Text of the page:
What are the reasons for that frustration and for those differences?

History, culture. Retrospectively, it’s easy for them to say: when the Berlin Wall fell, we had no choice. We had to join. And it’s not them who joined us, it’s us who had to join them.

By “us”, you mean those Central Eastern European countries?

Yes. Not that any of these countries now want to leave the European Union. A very notable change within the far right agenda has occurred, as compared to 10 years ago. At that time, the political right held nationalistic and pro-sovereignty, anti-EU positions. The rhetoric was centered on the message “We have to leave”. Today, 10 years later, that has changed. They are not anti-EU anymore. They are pro-EU. But they’ve grown to a stage of importance in their respective political systems where they can have an ambition to change the EU. Their agenda 10 years ago was to move out of the EU, their agenda today is to change the EU their way. And why? Because they believe their way was sidelined or neglected.

Compared to the history of the Western Europe, 30 years of Central Eastern European democratic experience is not much, and the argument is brought forward that “they just need more time”. Would you agree?

I think they need a bit more understanding from others…

What do you mean by understanding?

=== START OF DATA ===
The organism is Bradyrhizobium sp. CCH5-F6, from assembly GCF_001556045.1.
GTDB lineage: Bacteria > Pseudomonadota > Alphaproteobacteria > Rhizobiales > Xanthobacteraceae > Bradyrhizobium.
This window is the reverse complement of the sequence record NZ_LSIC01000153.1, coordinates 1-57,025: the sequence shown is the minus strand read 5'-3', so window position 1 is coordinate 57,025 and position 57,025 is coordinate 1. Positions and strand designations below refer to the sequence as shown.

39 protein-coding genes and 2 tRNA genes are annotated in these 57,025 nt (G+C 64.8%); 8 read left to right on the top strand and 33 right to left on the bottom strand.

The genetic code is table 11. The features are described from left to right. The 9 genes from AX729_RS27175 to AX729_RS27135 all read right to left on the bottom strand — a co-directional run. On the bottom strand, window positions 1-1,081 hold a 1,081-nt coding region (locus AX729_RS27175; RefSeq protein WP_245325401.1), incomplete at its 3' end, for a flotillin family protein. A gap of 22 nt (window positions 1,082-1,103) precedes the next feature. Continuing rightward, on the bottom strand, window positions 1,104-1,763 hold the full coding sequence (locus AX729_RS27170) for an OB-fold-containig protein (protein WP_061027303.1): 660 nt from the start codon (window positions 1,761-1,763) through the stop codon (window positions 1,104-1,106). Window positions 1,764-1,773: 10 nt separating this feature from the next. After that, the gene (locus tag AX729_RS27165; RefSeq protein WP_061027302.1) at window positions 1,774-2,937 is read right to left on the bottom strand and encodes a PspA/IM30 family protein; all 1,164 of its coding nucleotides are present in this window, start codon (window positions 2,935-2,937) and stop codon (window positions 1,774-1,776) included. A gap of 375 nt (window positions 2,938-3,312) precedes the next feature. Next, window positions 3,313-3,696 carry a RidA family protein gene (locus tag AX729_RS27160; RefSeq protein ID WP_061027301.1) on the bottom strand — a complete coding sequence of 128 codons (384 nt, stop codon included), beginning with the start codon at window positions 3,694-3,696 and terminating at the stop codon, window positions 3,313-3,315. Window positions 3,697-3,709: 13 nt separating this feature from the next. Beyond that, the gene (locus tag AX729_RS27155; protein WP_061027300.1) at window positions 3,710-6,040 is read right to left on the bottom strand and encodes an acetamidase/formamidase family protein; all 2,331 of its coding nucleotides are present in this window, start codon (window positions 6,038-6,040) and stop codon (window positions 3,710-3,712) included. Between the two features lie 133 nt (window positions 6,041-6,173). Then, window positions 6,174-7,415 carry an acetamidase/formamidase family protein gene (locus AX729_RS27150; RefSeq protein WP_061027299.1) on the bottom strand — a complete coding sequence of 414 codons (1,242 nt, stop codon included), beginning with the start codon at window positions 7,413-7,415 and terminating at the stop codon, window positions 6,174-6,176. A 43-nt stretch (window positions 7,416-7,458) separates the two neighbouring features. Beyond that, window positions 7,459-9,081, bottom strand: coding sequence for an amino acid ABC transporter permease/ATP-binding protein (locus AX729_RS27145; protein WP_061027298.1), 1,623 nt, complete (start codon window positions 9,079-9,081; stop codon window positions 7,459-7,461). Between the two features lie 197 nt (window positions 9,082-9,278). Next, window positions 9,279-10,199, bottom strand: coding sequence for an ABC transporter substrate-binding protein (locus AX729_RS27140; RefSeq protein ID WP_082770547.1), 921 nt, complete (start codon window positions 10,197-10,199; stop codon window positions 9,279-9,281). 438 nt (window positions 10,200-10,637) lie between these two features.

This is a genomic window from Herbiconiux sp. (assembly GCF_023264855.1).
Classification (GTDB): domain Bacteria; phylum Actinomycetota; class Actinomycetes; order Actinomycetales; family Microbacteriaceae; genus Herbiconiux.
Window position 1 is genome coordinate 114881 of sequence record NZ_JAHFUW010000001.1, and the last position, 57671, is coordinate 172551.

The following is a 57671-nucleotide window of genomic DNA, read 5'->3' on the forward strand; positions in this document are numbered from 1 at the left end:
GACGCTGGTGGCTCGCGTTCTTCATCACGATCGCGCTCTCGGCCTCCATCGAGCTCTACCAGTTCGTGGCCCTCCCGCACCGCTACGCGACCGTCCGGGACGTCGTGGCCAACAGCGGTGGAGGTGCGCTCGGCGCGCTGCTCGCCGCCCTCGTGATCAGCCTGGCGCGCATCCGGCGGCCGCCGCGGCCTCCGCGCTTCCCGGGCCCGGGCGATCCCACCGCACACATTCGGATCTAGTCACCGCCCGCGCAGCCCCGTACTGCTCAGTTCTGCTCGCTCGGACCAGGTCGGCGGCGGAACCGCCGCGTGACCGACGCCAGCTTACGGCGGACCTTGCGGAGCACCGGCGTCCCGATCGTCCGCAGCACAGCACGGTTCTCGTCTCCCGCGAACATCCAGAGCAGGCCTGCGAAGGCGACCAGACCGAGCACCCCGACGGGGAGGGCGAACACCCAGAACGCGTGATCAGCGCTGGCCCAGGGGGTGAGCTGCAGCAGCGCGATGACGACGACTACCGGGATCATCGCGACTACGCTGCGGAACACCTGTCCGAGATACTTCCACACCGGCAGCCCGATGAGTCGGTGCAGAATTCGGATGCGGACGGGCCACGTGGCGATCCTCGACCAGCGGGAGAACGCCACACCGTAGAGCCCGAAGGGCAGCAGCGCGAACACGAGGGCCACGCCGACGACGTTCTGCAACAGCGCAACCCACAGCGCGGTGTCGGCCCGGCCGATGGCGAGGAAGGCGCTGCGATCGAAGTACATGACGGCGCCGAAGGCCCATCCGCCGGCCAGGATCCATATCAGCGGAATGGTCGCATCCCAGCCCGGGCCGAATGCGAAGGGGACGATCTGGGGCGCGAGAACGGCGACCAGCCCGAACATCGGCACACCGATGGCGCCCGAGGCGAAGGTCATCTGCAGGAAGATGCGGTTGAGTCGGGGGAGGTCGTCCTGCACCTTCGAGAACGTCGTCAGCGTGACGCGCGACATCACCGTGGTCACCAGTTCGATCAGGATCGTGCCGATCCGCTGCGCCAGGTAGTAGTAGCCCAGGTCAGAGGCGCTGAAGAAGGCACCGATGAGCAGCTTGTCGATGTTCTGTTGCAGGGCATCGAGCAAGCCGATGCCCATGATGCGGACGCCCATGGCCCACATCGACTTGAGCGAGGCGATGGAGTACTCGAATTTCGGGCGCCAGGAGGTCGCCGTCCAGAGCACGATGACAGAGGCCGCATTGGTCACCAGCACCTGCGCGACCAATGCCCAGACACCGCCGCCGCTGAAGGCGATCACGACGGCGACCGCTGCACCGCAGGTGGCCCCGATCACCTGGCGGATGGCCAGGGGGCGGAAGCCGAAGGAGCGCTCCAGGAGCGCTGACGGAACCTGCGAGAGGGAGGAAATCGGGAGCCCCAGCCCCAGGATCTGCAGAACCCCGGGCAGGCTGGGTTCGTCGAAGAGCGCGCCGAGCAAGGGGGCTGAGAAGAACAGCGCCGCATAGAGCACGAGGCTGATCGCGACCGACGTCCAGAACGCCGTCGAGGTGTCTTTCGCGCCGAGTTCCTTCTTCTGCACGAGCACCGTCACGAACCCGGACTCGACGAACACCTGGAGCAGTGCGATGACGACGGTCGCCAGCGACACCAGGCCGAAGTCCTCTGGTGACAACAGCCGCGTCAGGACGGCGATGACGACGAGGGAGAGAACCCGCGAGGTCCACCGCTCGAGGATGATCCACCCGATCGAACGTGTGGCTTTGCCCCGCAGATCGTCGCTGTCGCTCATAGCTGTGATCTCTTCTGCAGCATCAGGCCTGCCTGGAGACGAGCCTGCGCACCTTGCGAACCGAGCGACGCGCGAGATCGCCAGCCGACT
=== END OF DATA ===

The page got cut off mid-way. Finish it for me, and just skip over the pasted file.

An understanding of their identity, of their culture. Why they are who they are. I spent 15 years in Brussels with people wondering what the European identity is. The moment you step out and ask a Brazilian or an Indian or an African, he or she can tell what the European identity is very quickly. But we see our differences. And as long as we bump into the differences without understanding them, which is the only way to overcome them, we have problems.

There are cultural differences. But there are other differences, for instance with regard to the rule of law. The current governments of Poland and Hungary are criticized for disrespecting it. The Romanian government is criticized for efforts to roll back the fight against corruption. There are insurmountable differences on migration policy. Do you see a deeper split behind all those differences, a division regarding values?

No, in the long term I don’t think so. In a long term perspective, the European identity is abouta specific mix of democracy, market economy, strong welfare system, social market economy. This will prevail, because it makes out our identity for the rest of the world. We just have to find a ways to digest these differences that resurfaced in the meantime without slowing the process of the European integration too much.

How is it possible to overcome these differences while keeping one’s identity?